IAS Fellows' Seminar - Public Health and Pleasure - Adversaries or Allies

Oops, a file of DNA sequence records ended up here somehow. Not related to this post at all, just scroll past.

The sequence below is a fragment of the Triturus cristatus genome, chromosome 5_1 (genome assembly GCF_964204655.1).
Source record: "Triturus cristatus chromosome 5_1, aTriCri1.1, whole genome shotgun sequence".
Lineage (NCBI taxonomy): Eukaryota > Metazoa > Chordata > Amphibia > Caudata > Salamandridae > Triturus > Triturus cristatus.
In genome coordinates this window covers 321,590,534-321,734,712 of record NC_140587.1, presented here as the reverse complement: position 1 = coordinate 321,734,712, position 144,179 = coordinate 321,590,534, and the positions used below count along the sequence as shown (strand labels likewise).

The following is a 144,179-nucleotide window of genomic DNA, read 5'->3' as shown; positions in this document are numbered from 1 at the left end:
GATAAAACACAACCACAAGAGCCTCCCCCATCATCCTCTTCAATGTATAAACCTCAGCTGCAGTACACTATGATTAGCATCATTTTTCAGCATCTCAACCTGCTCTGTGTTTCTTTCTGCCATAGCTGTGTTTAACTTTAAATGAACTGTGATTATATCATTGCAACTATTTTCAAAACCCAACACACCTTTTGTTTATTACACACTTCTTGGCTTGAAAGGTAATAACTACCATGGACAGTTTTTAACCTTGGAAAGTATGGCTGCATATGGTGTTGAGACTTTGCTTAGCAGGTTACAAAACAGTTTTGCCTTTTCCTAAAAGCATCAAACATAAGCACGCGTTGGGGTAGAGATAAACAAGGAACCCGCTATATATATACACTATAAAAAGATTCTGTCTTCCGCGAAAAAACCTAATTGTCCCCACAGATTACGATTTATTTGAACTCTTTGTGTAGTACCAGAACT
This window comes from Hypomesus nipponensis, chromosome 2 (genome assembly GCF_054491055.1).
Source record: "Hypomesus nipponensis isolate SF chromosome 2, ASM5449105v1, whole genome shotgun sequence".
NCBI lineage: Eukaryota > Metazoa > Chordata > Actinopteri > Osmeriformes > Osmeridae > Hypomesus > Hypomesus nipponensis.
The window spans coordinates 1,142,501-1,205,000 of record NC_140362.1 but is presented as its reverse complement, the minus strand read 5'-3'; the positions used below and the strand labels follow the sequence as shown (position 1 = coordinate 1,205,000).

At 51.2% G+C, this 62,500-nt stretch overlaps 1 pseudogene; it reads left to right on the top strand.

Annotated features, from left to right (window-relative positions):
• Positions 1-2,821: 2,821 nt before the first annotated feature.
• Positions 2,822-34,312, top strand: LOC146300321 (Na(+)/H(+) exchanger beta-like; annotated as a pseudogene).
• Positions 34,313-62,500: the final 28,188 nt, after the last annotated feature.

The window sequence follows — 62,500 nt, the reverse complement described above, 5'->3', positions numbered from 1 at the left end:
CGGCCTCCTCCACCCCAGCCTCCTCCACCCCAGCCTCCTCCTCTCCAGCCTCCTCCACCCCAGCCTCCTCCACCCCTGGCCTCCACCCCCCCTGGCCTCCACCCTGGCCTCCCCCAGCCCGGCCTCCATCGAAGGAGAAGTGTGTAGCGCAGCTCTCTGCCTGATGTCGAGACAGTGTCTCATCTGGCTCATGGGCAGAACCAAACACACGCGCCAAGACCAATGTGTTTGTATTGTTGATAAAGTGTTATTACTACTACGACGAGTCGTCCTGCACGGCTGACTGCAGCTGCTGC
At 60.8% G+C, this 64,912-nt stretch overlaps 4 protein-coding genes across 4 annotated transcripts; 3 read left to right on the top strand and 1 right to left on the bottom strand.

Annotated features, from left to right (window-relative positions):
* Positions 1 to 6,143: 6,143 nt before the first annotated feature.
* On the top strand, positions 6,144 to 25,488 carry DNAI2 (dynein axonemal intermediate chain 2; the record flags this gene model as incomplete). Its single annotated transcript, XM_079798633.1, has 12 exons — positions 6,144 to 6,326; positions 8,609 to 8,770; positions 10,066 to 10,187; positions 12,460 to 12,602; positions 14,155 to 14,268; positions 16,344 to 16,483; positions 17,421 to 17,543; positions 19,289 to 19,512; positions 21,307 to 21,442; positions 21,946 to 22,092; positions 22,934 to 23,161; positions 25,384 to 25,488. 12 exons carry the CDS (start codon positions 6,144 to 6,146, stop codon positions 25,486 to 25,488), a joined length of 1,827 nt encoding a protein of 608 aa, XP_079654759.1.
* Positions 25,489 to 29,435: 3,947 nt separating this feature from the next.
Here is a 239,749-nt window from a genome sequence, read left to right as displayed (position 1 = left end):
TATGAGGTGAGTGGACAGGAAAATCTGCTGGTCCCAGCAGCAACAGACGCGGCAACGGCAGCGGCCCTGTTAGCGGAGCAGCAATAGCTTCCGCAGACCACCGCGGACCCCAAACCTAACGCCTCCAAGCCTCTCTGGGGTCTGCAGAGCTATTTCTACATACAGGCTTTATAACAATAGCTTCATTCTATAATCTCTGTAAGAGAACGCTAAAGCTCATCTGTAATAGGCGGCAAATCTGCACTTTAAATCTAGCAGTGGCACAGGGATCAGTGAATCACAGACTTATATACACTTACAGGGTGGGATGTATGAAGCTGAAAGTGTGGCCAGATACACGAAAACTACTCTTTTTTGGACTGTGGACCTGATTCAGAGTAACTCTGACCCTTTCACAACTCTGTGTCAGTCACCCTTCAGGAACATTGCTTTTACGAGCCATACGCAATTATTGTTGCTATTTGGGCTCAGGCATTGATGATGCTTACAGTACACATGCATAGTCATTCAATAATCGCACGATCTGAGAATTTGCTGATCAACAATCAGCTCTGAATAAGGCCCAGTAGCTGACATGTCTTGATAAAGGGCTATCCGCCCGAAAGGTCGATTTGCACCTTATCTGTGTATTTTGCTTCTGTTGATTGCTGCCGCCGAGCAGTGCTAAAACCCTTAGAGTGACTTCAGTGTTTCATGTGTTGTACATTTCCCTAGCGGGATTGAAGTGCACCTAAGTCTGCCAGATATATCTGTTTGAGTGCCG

Used as intended, tobacco will harm its users – so much so that two thirds of long-term users will die prematurely from a disease caused directly by smoking. E-cigarettes (or vapes) could potentially reduce the catastrophic impact smoking has on global well-being. Yet, although described as a ‘disruptive technology’ that could catalyse reductions in smoking prevalence’, vapes’ efficacy as a cessation tool remains ambiguous and they bring with them other potential risks. Attributes that make vaping attractive – the performative clouds, vast array of hedonistic flavours, and pleasurable nicotine ‘buzz’ – may impede transition from vaping to becoming vape free. These same attributes could appeal to young people, encourage them to take up vaping, and may eventually led to nicotine dependence is difficult to relinquish. This paper explores whether public health researchers should try to make vaping less attractive, even if doing so reduces the pleasure users experience. This approach may reduce youth vaping uptake and discourage smokers from becoming long-term vapers, but it may also mean smokers do not find vaping attractive enough to switch from smoking to vaping. The paper explores whether we should try to reduce addiction, even if the addictive substance is accessed in a safer form, and probes whose well-being we should privilege when making such decisions.
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